” Don’t believe a word I say! ” exhorted Chris Wright to the Friday night group at the Meditation Learning Center in Mesa, AZ. This was the beginning of a dynamic and engaging Dharma talk ranging across a gamut of topics. Plenty of tinder for several blog posts.
The place of belief in Buddhist practice occupies a radically different place than in most other spiritual traditions.
In his address to the Kalama people, the Buddha shared his criteria for discerning for oneself what to do. It’s a very 20th century criteria: test and verify, see what is true, only then, live up to whatever you have found.
The Buddha’s admonition followed a list of things people commonly believed in:
things that were very old,
written in sacred texts,
pronounced by authority figures,
handed down through generations,
unconfirmed but repeated by others.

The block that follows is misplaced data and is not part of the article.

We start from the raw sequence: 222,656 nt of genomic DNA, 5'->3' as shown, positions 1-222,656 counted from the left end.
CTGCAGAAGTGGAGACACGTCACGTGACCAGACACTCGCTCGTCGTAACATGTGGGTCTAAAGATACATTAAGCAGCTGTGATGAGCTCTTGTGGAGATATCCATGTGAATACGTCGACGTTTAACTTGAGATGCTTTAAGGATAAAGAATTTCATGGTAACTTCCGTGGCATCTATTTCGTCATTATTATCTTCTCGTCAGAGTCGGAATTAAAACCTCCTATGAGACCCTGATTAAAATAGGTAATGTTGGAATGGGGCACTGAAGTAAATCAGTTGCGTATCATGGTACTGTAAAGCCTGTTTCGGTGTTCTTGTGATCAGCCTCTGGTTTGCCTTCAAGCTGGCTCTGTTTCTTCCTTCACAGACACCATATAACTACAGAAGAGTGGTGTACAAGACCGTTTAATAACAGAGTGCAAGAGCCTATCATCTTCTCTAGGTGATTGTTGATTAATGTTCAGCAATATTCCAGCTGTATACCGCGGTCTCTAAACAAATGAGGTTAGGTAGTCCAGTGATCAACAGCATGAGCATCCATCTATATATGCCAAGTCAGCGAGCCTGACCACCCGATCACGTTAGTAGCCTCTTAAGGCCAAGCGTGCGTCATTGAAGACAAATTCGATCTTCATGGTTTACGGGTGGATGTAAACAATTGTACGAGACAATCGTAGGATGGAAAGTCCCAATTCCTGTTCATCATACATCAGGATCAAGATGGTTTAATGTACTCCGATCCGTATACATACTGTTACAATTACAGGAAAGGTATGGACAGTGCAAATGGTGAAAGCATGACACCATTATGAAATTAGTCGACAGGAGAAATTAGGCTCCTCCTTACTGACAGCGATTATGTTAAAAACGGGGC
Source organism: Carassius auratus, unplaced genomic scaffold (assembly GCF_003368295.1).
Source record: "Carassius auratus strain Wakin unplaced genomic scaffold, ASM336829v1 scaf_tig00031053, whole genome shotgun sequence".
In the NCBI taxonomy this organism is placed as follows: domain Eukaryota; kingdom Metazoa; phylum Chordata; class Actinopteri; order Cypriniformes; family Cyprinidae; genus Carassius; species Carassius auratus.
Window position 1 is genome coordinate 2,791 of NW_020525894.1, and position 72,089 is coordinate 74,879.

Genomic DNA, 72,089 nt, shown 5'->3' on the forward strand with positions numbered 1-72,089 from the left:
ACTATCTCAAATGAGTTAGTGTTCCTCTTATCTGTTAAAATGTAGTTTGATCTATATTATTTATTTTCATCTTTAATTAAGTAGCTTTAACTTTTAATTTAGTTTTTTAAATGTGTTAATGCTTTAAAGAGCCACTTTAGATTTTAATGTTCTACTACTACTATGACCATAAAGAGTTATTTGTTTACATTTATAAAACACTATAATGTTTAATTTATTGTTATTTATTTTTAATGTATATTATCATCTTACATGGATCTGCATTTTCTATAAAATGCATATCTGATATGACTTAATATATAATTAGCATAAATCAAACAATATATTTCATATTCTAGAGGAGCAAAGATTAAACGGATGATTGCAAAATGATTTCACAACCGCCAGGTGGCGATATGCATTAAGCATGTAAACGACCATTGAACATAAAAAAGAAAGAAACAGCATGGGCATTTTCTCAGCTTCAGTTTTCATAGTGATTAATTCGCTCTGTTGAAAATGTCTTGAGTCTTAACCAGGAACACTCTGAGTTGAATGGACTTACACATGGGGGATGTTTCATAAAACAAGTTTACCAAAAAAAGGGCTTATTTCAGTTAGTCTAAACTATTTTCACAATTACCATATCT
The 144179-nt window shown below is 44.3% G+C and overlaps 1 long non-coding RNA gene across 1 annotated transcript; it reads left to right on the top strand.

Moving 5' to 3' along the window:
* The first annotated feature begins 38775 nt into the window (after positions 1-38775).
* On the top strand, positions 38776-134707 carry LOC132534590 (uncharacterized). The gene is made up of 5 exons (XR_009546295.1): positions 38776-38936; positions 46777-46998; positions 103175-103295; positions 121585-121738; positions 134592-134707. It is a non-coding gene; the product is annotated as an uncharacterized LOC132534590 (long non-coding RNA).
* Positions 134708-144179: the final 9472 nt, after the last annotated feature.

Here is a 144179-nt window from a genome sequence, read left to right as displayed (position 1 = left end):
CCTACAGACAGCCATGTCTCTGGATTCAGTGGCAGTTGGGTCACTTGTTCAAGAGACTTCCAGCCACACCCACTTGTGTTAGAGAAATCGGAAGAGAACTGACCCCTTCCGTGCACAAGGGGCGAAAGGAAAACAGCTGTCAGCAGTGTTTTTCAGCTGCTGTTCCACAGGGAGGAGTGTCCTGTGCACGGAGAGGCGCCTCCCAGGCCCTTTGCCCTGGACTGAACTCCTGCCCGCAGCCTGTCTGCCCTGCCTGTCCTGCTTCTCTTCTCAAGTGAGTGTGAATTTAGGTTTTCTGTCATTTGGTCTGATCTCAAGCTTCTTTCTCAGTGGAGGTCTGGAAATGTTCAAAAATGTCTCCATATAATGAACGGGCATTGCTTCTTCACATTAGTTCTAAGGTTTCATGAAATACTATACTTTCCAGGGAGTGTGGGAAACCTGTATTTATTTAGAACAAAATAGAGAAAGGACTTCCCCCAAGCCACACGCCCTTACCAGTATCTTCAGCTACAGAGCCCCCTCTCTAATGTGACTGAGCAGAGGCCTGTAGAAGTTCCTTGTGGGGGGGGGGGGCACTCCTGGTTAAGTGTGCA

The list reminds one how little human nature has changed over 2500 years.
(relevant link appears at the end of this article.*)
The Buddha did not treat the fuzzy, provisional space where the mind holds beliefs as other than mere thought, at best a temporary placeholder until verified through direct experience.
Direct experience is the final arbitrator of the usefulness of thought, speech or action.
Beyond direct experience, there is little worth your trust.
Beliefs are a kind of game that the egoic mind plays with itself.
When the egoic mind encounters a gap it cannot fill with knowledge, it becomes uneasy.
Quicker than a blink, it will manufacture something to fill the space.
The illusion of certainty and safety is restored.
” I believe ” …. starts innumerable stories in the imaginary life of the separate self.
Anything is better than not knowing, to the egoic mind.
The real question is, is that what you really want?
Is that really good enough ?
Only you can answer.